Toxic Trade News / 16 January 2012
NGO Releases 2011 List Of Top EU Companies Sending Toxic Ships To South Asia

The NGO Shipbreaking Platform calls on the EU Commission to act and prevent toxic waste trade of European end-of-life ships

Brussels | January 16th, 2012 – 

The NGO Shipbreaking Platform, a coalition of human rights, labour rights and environmental organisations working on the shipbreaking issue, has released its third yearly list of European companies that have sent end-of-life ships to the infamous scrap beaches of South Asia. The European Waste Shipment Regulation – which incorporates international law such as the 1989 Basel Convention on the control of transboundary movements of hazardous wastes – prohibits European Union Member States from exporting hazardous wastes, including those present in the structure of ships to developing countries. Still, the vast majority of European shipping companies continue to avoid the costs of proper disposal by selling their ships to South Asian breaking yards known for the lack of enforcement of environmental and labour laws, exposing some of the poorest communities to extremely dangerous working conditions and severe pollution.

The top 10 European “global dumpers” in 2011 are[1]:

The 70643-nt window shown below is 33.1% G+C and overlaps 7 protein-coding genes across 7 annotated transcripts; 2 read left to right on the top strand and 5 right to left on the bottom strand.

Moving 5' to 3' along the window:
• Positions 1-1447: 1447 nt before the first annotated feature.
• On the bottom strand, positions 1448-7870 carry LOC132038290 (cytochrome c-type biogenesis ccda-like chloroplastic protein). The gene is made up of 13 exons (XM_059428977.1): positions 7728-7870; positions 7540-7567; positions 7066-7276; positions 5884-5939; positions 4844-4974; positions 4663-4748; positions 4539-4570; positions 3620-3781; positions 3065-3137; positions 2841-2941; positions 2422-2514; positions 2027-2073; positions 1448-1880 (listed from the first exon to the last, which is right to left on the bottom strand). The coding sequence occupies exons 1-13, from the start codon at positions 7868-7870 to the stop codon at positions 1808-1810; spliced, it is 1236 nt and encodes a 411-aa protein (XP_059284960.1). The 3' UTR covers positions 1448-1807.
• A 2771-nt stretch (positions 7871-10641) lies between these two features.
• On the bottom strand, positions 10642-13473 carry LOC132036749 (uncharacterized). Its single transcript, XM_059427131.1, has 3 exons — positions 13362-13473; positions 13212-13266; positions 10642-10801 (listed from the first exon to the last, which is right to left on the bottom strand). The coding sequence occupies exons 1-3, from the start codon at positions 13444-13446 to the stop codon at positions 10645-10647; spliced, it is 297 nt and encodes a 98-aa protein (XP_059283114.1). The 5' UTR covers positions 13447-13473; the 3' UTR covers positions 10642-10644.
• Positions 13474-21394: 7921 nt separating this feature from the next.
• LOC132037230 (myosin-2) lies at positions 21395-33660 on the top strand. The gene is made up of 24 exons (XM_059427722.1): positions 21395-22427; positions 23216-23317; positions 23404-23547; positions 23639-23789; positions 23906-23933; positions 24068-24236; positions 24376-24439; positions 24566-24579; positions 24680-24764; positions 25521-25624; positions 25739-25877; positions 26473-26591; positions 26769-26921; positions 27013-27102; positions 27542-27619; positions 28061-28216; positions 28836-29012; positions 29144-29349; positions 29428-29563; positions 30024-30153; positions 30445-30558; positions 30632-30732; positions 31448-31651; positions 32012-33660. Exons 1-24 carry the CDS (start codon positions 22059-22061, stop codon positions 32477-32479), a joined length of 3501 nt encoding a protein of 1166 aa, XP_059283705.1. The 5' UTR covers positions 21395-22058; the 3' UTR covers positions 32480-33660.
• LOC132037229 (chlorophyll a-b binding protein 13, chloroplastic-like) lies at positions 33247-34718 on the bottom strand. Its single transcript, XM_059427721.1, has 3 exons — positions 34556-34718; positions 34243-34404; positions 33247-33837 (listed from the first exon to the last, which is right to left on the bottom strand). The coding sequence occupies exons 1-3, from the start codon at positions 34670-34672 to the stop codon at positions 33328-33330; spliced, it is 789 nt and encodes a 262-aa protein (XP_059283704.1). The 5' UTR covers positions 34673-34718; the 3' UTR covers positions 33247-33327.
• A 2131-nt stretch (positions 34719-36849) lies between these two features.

1. Greece(100 ships)
  2. Norway(24 ships)
  3. UK(13 ships)
  4. TheNetherlands(12  ships)
  5. Germany(11 ships)
  6. Italy(9 ships)
  7. Cyprus,Switzerland(5 ships each )
  8. Bulgaria,Denmark,Romania(4 ships each)
  9. Latvia,Lithuania,Poland,Spain,Sweden(3 ships each)
  10. Belgium,Finland,Ireland,Slovenia(1 ship each)

Once more, the listing of European dumpers also highlights the problem of “flags of convenience” (FOC). Unscrupulous ship-owners have long used FOCs to evade tax rules, licence regulations, safety standards and social requirements for the treatment of crew. Backed by shell companies, joint-ventures and hidden owners, FOCs are also considerable constraints to combating illegal toxic waste dumping as they make it extremely difficult to locate and penalise the real owners of vessels. In 2011, the top five flags used by European companies were so-called “flags of convenience” as listed by the International Transport Workers Federation, and accounted for 64% of the total (almost two thirds) of flags. These are: